Academic journal article Canadian Journal of Administrative Sciences

Equity Recognition of Mandatory Accounting Changes: The Case of Transitional Goodwill Impairment Losses

Academic journal article Canadian Journal of Administrative Sciences

Equity Recognition of Mandatory Accounting Changes: The Case of Transitional Goodwill Impairment Losses

Article excerpt

Abstract

This study investigates if and how the use of the retroactive method to account for a mandatory accounting change affects a firm's measurement and recognition choices. We examine if reporting incentives and constraints are associated with the magnitude of transitional goodwill impairment losses reported by Canadian firms implementing Section 3062 on purchased goodwill. Our results indicate firms have an incentive to both overstate and understate transitional goodwill impairment losses. We also show that financially literate and independent audit committees constrain managerial opportunism.

Copyright © 2008 ASAC. Published by John Wiley & Sons, Ltd.

JEL Classification: M41

Keywords: accounting for goodwill, goodwill impairment, audit committee, corporate governance, mandatory accounting changes

Résumé

Cette étude examine dans quelle mesure et de quelle manière l'usage de la méthode rétroactive pour rendre compte d'un changement obligatoire de convention comptable influence les choix d'évaluation et de constatation d'une firme. Elle cherche à savoir si les incitatifs et contraintes sont associés à l'ampleur des réductions de valeur transitoires de l'écart d'acquisition constatées par les entreprises canadiennes suivant l'adoption du chapitre 3062 sur les écarts d'acquisition. Nos résultats indiquent que les entreprises ont des incitatifs tant pour minimiser que pour maximiser les réductions de valeur transitoires de l'écart d'acquisition. Nous démontrons également que des comités de vérification indépendants et compétents peuvent limiter l'opportunisme managerial Copyright © 2008 ASAC. Published by John Wiley & Sons, Ltd.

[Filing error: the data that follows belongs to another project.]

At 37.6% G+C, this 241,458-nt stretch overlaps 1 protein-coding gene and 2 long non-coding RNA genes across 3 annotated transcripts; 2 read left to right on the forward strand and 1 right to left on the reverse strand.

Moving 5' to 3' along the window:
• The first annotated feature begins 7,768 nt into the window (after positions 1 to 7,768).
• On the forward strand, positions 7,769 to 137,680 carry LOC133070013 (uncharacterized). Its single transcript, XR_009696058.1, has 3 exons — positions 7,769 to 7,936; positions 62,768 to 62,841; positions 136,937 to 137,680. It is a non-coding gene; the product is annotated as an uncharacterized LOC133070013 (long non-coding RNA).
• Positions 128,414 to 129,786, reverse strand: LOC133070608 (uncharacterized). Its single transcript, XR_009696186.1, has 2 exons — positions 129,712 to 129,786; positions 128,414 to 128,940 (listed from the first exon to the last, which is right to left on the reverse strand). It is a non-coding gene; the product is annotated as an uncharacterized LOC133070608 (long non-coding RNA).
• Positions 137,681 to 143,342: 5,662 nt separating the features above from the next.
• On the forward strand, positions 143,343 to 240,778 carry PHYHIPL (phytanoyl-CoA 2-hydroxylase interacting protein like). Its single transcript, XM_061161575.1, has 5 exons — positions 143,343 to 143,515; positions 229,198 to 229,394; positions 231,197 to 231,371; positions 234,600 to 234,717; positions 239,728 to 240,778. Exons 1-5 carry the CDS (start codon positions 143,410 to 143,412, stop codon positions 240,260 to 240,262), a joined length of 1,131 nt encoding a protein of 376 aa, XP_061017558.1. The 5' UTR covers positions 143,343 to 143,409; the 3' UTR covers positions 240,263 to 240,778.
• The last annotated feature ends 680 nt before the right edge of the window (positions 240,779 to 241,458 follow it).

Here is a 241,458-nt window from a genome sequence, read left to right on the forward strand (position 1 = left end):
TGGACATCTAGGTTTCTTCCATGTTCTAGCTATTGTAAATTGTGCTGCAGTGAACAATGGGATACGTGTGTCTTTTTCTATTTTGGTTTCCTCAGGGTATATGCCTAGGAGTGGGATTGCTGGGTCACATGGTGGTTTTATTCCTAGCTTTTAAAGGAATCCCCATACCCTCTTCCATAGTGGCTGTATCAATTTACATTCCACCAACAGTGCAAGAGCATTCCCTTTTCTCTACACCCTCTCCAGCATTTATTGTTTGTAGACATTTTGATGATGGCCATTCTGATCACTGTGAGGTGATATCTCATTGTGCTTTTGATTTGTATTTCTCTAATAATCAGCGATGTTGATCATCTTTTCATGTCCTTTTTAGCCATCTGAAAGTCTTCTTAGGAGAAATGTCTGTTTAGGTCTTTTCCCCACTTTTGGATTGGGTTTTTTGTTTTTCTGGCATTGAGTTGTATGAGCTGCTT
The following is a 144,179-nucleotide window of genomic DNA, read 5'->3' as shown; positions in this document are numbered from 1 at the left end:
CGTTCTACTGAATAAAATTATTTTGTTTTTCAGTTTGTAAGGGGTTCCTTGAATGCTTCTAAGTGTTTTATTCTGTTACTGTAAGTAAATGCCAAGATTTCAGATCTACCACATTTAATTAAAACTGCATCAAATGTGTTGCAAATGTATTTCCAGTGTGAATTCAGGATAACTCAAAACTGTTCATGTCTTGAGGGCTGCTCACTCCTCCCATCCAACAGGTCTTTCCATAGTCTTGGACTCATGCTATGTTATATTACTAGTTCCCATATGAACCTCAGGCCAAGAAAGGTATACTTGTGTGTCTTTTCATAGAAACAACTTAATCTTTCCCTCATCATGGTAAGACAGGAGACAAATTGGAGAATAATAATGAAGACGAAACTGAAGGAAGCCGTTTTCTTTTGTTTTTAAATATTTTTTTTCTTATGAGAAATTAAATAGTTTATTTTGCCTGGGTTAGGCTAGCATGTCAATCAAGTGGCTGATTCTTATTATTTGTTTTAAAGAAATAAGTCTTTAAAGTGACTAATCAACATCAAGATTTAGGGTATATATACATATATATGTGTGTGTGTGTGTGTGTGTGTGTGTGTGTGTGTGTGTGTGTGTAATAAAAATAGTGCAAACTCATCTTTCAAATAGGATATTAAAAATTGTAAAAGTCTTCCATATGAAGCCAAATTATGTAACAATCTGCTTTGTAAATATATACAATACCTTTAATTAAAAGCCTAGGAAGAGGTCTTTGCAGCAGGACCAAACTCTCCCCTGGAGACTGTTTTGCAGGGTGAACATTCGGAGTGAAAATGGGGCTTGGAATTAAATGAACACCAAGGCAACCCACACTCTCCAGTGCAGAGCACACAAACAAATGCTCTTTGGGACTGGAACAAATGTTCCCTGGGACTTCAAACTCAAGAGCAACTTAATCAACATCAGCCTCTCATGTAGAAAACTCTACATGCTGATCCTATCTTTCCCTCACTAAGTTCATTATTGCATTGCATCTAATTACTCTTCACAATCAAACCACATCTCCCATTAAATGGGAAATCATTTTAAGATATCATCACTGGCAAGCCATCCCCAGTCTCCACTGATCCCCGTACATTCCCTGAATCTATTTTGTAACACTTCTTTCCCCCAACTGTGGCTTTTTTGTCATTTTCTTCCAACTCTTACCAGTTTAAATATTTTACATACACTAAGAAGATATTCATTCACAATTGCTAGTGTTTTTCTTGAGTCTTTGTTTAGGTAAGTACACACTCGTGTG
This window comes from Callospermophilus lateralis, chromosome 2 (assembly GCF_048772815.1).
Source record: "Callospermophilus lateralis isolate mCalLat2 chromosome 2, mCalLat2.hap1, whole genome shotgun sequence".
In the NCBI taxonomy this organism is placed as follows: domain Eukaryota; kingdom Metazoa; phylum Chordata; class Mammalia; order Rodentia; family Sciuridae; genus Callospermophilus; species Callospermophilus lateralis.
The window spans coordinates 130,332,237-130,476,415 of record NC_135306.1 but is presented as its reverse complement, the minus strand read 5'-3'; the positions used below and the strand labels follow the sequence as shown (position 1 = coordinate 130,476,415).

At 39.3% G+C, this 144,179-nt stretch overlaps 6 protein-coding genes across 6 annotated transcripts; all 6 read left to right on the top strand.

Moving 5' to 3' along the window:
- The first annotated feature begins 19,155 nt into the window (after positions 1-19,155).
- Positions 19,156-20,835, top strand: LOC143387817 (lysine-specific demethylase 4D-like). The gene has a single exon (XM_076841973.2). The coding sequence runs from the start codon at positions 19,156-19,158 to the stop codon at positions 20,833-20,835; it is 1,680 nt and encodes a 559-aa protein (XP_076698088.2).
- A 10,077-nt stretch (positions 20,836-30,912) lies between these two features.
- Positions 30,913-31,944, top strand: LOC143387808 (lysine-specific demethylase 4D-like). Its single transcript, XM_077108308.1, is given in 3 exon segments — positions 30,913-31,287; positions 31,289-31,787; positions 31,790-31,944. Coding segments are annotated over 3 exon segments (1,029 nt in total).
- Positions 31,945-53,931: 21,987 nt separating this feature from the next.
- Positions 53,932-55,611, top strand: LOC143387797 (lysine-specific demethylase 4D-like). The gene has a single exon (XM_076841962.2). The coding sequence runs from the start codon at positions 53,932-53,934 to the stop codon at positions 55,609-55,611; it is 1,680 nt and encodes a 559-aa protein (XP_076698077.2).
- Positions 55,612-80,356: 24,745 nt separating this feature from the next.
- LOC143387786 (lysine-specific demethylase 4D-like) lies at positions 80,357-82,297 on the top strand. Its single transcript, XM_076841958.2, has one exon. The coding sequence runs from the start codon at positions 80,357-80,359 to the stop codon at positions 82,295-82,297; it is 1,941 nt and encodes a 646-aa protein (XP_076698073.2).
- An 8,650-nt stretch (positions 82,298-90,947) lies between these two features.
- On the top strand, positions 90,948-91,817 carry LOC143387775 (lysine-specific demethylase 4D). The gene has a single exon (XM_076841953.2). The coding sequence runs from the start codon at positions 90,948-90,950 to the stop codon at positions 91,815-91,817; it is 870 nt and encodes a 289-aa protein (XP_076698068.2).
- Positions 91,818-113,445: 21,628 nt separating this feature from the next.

Mots-clés : comptabilisation de l'écart d'acquisition, réduction de valeur de l'écart d'acquisition, comité de vérification, gouvernance d'entreprise, changements de convention comptable obligatoires

This paper investigates if and how reporting incentives and constraints influence firms' adoption choices when firms are required to use the retroactive method to account for a mandatory accounting change. More specifically, we examine the reporting incentives and constraints associated with the magnitude of transitional goodwill impairment losses reported by Canadian firms following the adoption of revised standards on purchased goodwill. Since 2002, through a standard jointly developed and implemented (SFAS 142 in the United States; section 3062 of the Canadian Institute of Chartered Accountants' Handbook in Canada), American and Canadian firms must (a) stop goodwill amortization and (b) conduct a two-step impairment test on goodwill on the same date every year. The standard also requires firms to recognize existing unrecognized impairment losses as a cumulative effect of a change in accounting principle. The Canadian context provides a unique opportunity to assess whether such an accounting choice matters. In contrast to SFAS 142, which requires the cumulative effect method, section 3062 requires that the retroactive method be used to account for the change in accounting policy (that is, adoption write-offs are charged to opening retained earnings rather than net income). Understanding managers' reporting choices in the context of equity recognition is important because the retroactive method's usage will rise in future years: In May 2005, the FASB issued SFAS 154 - Accounting Changes and Error Corrections - that requires the use of the retroactive method to account for changes in accounting principles for financial years starting on or after December 15, 2005.

We choose to focus on the adoption of SFAS 142/Ssection 3062 for a number of reasons. First, it was surrounded by controversy, mainly because it leaves considerable room for management interpretation, judgment, and bias both at the time of a merger and in future periods, and requires unverifiable estimates of the value of a firm and its implied goodwill (Massoud & Raiborn, 2003). …

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